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As care and nursing homes are a vital part of the frontline response to the coronavirus pandemic, supporting and protecting the NHS, we need to continue to care for people with symptoms safely.

We know that this has been a very worrying time for care home residents, their families and carers, as well as the staff in our homes.

The council has been strictly following Government and Public Health England infection control guidance in its care and nursing homes, as well as guidance around admitting people to care homes from hospital.

We have also been following national guidance on the use of personal protective equipment (PPE).

Visiting people in care homes

We have been facilitating indoor and outdoors visits to residents from their loved ones throughout the pandemic. If you wish to visit a loved one in one of our care homes, please call the home and speak to the duty manager beforehand to check what the current process is for that care home, as it may vary across different homes.

Visitors must continue to follow NHS health advice to minimise the spread of infection, including washing their hands when they arrive. You will be asked to have your temperature taken and to wear PPE throughout your visit.

We make sure that residents have the opportunity to phone or video call their families / carers to stay connected if visiting isn’t currently possible.

Following July 19 we will continue to enforce all the processes we have been following, for residents, staff and visitors, including: use of PPE, hand-washing, testing, enhanced cleaning and social distancing – unless we receive any government / PHE guidance to the contrary.

Frequently asked questions

What have you been doing to manage the spread of infection in care homes?

The safety and wellbeing of residents and staff in our care and nursing homes is of paramount importance to us.

We have been following Government and PHE guidance on infection control.

Steps we have taken include:

  • ensuring social distancing where possible
  • caring for people in isolation for 14 days when they are admitted to the home
  • using appropriate PPE
  • strict cleaning regimes
  • regular testing of residents and staff.

Infection control champions were appointed for each home at the start of the pandemic, supported by infection control nurses from NHS Solent. We are also supported by clinicians, including GPs, who provide advice and guidance on appropriate care for residents who are symptomatic.

What do you do when a resident shows symptoms?

Where residents have symptoms, they are cared for in isolation in their rooms to prevent the infection spreading to other residents and staff. The staff caring for them put additional measures in place, including using extra PPE.

We carry out twice-weekly testing for staff and whole home testing every month for residents. We are provided with extra test kits which allow us to test a symptomatic resident or staff member in between the routine testing if necessary.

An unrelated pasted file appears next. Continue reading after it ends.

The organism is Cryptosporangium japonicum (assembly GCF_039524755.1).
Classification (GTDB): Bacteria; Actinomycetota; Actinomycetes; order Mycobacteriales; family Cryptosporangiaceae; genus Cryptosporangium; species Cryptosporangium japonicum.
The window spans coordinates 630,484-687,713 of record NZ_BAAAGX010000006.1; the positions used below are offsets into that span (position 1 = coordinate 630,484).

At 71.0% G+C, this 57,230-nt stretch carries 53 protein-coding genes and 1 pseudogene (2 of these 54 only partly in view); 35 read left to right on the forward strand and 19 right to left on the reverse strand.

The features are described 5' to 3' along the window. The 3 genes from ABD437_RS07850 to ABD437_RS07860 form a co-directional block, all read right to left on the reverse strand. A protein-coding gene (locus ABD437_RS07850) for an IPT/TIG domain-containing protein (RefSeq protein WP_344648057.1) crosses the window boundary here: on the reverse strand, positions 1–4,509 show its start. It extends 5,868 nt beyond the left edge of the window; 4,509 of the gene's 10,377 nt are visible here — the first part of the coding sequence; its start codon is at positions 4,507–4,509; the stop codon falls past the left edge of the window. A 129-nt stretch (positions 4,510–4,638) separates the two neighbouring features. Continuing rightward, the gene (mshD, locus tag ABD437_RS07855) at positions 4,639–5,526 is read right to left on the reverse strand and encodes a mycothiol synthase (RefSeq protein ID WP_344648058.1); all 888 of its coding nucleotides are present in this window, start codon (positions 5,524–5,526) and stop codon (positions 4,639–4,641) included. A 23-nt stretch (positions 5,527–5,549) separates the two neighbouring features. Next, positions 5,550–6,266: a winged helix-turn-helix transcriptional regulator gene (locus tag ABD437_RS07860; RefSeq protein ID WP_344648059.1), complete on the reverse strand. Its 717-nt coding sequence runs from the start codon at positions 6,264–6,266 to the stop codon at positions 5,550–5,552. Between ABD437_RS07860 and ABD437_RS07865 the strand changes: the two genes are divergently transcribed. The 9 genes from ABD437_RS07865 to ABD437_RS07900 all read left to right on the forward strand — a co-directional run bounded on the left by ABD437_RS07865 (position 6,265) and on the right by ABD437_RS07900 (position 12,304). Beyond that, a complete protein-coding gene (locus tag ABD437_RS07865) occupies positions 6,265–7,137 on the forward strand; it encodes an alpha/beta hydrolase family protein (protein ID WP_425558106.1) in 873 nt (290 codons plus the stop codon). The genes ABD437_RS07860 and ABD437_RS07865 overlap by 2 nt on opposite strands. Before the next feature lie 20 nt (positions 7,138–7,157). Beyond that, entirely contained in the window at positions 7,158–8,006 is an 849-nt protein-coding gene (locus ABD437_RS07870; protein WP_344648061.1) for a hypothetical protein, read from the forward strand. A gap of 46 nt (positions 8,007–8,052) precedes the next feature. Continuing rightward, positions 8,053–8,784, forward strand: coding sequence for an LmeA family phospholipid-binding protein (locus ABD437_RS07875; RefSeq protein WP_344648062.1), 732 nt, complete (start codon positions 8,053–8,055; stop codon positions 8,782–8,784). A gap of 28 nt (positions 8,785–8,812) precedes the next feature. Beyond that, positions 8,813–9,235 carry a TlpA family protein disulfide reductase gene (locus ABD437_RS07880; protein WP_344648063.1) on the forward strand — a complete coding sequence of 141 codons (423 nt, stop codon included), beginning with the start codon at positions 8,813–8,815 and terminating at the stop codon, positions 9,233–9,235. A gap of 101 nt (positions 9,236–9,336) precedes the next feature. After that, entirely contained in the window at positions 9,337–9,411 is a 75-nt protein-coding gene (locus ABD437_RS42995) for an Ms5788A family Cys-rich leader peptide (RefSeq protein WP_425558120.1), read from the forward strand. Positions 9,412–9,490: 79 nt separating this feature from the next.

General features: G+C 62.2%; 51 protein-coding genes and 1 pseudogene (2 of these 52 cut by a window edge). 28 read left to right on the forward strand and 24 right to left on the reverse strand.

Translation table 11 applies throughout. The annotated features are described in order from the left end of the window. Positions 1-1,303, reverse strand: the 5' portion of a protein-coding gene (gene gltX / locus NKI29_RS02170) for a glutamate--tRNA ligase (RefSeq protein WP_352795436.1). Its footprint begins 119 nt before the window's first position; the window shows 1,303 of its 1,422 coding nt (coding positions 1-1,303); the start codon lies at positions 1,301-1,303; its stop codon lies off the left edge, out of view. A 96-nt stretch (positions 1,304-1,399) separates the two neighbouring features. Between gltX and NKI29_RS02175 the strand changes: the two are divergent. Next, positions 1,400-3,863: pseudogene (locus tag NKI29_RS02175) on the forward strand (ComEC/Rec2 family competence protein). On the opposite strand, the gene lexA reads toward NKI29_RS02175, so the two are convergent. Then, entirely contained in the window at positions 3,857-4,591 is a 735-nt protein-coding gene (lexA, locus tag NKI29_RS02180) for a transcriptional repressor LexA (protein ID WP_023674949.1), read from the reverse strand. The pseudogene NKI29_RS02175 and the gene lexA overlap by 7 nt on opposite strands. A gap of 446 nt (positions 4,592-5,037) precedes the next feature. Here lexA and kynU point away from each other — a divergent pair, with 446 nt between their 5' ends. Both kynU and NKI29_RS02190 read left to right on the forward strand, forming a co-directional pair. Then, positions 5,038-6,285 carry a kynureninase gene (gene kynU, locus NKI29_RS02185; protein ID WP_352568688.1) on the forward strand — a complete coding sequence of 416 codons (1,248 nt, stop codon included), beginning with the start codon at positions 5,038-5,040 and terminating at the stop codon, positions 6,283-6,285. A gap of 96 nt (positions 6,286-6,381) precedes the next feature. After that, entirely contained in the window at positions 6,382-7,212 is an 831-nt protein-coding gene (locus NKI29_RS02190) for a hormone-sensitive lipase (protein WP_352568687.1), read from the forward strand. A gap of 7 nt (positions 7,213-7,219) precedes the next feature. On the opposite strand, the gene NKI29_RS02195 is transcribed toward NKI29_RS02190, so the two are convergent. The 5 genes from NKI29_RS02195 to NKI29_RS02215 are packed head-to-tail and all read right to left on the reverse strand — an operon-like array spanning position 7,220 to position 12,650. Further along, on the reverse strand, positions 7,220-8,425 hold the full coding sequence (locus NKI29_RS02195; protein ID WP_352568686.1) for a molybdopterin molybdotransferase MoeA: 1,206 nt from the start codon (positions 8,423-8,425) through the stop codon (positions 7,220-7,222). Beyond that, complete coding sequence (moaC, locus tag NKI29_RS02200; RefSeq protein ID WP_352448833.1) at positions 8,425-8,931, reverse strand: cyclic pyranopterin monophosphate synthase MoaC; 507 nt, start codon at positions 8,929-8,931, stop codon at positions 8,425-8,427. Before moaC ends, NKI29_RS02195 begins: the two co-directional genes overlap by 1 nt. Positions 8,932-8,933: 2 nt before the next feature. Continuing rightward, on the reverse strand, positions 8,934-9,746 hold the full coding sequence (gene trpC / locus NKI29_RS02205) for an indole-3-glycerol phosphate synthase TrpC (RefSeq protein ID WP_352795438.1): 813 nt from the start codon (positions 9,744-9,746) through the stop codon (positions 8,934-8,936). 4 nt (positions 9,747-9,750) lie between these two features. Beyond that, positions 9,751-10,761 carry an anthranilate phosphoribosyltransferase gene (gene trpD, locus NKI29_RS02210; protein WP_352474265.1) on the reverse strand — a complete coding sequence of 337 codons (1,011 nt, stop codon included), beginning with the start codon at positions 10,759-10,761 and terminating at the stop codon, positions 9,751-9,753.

Staff are well trained in caring for people with dementia and cognitive impairment who may be less able to report symptoms because of communication difficulties, and they are therefore alert to the presence of signs as well as symptoms of the virus.

Why have you been accepting admissions from hospital?

The discharge of people who no longer need acute hospital care during the coronavirus pandemic is specified in Government guidance, which we are following.

The Government is clear that people who not need acute hospital care must be discharged as soon as possible that day, to reduce pressure on the NHS. You can read the guidance here.

Both new arrivals and residents returning to the care home from hospital are tested for coronavirus 48 hours beforehand. We do not accept new arrivals if they currently have the virus, and current residents with coronavirus are cared for in isolation in their rooms for 14 days.

How have you been supporting families and carers during the pandemic?

We know this has been a difficult time for families, and we have been making sure they are offered appropriate support. This has included calling families and carers with regular updates on how their loved ones are doing, as well as having dedicated wellbeing staff available to provide wellbeing support for families and carers. Each resident is assigned a key worker who supports them to stay in touch with their family.

How have you been supporting care home staff?

Staff working on the frontline of the coronavirus pandemic have been providing a vital service to our residents in challenging circumstances. Their safety and wellbeing has been of utmost importance.

Dedicated wellbeing champions have been in place for each council-run home so there has always been someone on hand for staff to contact for support.

Personal protective equipment (PPE)

We continue to provide personal protective equipment (PPE) to all council staff who provide personal care to residents, including in adult social care, children’s social care, substance misuse and homelessness work.

We have our supply chain system set up to ensure we always have adequate PPE for all of staff, as well as offering this to any care providers in the city who need it. We follow the national guidance for use of PPE to make sure the stock is properly allocated and only goes to staff who need it.

July 19 - stage four of the government roadmap

We are awaiting guidance from government for care homes after 19 July, and will update this information once we know more.

Unless we receive any guidance to the contrary from the government / Public Health England, we will continue to enforce all the processes we have been following, for residents, staff and visitors, including: use of PPE, hand-washing, testing, enhanced cleaning and social distancing.